An example of a four photo Dry Microburst appears at the link below. This one was associated with Virga and only put out winds estimated to be 50 kts. You can see the dust blown up on the ground associated with the down flow.
CLICK HERE AND HIT SLIDESHOW
From: http://www.cimms.ou.edu/~doswell/microb ... tions.html
A good visual guide to severe weather appears at: http://www.abc.net.au/newcastle/stories ... 069538.pdf
A good reference on microbursts is at: http://www.cimms.ou.edu/~doswell/microb ... dbook.html
Another reference can be found at:
** Answer: Photo 1 is of microburst damage. Sometimes the outflow of microbursts in symmetical and linear resulting in the violent wind coming from one direction instead of several. Photo 2 is of tornado damage with a more caotic wind flow. Tornados can generate winds up to 300 mph, microbursts up to around 170 mph. The damage looks fairly similar.
WHAT TO LOOK FOR?
Check and carefully evaluate your local weather and weather hazard forecast before kiteboarding, ALWAYS.
along with other various services in other countries. Learn what is available in your area and USE IT.
Some other ideas on weather planning can found at:
"Some of the clues but not necessarily all visual indications that a microburst may be forming are:
* Patches of virga mark potential microburst areas. As the precipitation evaporates, it cools the air and starts a downdraft. If the conditions are right, the downdraft may accelerate and reach the ground as a microburst. Localized areas or rings of blowing dust raised from the ground usually mark the impact point of dry microburst."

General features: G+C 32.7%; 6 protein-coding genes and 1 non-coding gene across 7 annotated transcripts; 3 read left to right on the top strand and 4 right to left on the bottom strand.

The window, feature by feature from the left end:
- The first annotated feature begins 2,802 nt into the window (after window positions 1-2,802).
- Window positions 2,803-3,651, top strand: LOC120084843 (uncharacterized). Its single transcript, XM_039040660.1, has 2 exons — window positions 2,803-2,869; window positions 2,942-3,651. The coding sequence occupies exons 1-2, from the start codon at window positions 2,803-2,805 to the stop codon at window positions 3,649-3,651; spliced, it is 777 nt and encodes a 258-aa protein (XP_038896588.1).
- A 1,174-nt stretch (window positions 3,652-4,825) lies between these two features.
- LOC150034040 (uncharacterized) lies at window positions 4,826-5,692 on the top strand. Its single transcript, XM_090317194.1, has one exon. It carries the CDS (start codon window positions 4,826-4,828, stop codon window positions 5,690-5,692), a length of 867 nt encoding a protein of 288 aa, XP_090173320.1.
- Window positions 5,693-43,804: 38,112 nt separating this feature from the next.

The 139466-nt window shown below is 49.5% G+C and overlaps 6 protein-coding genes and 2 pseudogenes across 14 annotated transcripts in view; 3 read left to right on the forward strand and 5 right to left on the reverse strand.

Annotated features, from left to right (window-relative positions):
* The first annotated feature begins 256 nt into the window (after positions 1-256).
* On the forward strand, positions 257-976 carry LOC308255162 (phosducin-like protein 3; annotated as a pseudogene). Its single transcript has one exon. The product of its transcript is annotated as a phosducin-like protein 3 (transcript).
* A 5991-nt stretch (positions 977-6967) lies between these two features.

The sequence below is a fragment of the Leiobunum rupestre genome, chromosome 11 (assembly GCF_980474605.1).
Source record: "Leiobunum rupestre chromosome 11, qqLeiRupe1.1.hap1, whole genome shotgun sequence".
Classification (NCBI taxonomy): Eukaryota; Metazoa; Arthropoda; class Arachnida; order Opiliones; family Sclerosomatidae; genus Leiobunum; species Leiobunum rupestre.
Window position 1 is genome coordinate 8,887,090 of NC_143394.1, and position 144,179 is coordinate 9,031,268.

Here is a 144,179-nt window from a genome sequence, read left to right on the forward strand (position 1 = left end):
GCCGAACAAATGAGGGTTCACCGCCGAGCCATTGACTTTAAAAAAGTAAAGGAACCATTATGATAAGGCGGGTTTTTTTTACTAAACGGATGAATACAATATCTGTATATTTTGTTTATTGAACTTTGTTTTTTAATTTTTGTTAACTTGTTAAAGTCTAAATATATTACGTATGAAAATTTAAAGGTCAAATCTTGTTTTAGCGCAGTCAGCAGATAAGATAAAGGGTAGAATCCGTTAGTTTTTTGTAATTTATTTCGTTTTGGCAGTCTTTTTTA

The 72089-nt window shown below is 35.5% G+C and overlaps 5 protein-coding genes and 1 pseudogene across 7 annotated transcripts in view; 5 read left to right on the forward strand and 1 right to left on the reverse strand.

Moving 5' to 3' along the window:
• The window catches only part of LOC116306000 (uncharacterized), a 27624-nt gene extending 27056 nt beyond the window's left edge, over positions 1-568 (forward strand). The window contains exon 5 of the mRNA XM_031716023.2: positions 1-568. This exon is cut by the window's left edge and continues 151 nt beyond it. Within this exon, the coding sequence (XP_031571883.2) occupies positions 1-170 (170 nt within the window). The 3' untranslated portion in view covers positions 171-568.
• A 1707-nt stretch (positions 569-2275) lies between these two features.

Examples of virga, there are still other variations. Virga falling precipitation that evaporates before reaching the ground.
"* A small, intense, globular rain area, with an area of lighter rain in its wake, may mark a wet microburst. A rain foot, a marked outward distortion of the edge of the precipitation area, is usually a visual indicator of a possible wet microburst. As the microburst reaches the ground and moves away from its impact point, a plume of dust may be raised from the ground. This plume is called a dust foot and also marks a possible microburst."
An example of a rain foot. From: http://ww2010.atmos.uiuc.edu/
An example of a shelf cloud which can be accompanied by violent winds, tornados and microbursts. This photo was taken near the area of the snowkiteboarder fatality in Alberta, Canada on the same day.
http://www.umanitoba.ca/faculties/envir ... /main.html
It is best to avoid kiteboarding when warnings of violent weather or downbursts have been made. The wet variety are not that uncommon with tropical weather systems, in feeder bands and other storm components. That is to say, THE HAZARD IN HURRICANES AND RELATED WEATHER IS HIGH! Feeder bands from hurricanes can be hundreds of mile long and can be filled with violent squalls. So even if the hurricane is a long distance from you a feeder band might be sweeping over your area.
Work to avoid downbursts. Reacting after they visually appear in your area is a fairly dangerous proposition.